What is the difference between a civil partnership and living together?
Many couples, whether same-sex couples or not, will want to formalise their relationship, but do not wish to become married for reasons which can include not being religious, or simply not wishing to follow that route.
Entering into a civil partnership means that you and your partner create legal rights within your relationship. Such an official, registered agreement will be recognised by the courts and give the relationship legal recognition. It will also provide certain automatic rights for one partner if the other dies.
A registered civil partnership can only be ended by the death of one of the partners or if any one of you applies to the court to bring the partnership to an end. One can only apply for the dissolution of such a contract if one year or more has passed.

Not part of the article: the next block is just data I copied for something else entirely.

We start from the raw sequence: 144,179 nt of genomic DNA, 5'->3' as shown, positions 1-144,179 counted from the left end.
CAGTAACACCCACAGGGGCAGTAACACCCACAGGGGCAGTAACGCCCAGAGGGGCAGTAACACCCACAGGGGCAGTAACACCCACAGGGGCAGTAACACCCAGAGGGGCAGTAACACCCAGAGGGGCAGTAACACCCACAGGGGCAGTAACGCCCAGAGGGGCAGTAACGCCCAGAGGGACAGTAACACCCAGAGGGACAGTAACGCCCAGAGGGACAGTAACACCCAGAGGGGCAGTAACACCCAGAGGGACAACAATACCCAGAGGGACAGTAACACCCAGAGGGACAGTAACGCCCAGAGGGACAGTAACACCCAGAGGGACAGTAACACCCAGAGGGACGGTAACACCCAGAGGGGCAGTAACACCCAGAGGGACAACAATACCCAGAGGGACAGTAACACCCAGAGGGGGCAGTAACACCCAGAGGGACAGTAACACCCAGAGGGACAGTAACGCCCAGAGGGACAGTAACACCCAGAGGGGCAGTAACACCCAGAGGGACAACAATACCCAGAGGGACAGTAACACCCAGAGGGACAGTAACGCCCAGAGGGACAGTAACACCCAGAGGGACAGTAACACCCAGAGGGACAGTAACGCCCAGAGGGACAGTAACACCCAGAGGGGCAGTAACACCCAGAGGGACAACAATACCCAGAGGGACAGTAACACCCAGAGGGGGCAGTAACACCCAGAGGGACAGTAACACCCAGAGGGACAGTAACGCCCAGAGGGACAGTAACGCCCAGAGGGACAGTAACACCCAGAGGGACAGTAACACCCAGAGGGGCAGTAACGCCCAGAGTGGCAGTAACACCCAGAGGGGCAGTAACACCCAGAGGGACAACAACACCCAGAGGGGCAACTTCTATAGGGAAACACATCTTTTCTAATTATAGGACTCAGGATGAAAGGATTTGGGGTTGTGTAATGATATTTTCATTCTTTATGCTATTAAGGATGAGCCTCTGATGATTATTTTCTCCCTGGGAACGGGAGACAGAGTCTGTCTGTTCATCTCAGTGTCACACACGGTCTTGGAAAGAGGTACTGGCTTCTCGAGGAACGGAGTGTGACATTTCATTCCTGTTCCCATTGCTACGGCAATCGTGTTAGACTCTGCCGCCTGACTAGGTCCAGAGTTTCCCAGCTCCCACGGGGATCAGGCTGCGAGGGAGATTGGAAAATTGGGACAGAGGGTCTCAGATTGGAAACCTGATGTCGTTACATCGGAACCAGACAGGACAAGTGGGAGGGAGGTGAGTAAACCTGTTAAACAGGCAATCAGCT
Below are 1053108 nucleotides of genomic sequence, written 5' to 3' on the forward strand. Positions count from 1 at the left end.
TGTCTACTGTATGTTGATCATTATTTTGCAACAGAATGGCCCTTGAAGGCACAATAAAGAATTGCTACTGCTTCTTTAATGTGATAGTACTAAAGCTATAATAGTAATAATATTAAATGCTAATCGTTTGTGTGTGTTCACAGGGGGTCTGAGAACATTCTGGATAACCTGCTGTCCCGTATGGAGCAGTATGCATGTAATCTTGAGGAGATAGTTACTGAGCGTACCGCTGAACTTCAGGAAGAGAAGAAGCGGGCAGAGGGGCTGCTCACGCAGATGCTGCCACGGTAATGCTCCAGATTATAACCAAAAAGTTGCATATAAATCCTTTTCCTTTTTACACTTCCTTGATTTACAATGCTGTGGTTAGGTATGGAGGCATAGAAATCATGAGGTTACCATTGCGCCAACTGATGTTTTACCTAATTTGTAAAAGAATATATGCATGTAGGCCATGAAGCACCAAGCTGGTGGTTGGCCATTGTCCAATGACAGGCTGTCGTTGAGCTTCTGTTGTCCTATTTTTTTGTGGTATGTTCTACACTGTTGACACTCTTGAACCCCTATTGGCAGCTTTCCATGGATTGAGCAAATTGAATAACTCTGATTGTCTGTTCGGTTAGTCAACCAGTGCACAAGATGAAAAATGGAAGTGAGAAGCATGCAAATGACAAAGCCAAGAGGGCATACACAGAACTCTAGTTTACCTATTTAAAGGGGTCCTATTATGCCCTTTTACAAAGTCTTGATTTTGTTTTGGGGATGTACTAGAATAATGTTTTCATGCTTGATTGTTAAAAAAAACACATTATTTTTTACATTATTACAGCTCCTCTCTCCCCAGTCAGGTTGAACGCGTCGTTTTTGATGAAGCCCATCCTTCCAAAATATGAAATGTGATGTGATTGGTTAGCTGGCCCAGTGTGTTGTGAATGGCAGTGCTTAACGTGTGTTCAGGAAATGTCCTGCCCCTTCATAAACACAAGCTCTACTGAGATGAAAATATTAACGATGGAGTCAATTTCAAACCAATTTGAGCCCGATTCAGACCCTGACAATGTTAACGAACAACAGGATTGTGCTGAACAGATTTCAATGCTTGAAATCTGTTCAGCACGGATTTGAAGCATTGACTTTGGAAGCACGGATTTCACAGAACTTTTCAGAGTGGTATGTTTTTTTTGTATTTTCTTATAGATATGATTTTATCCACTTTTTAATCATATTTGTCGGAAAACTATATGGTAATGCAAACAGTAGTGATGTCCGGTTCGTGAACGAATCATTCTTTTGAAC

If a couple does not wish to formalise the relationship in this way, you could consider a cohabitation agreement, but enforcing it can be more challenging. A cohabitation agreement can include many aspects, including who pays the bills and mortgage/rent, how the property will be split if the relationship breakdown. It can also detail the arrangements for the children.
Do you have any questions about civil partnerships and if it is the best way to go forward in your relationship? You may have been with a common-law partner for some time and feel the need to formalise what you are doing.
Maybe your civil partnership has come to an end and you need to consider your options and how the finances should be dealt with. Our experienced solicitors at Robertsons Solicitors can help you navigate the way you should go.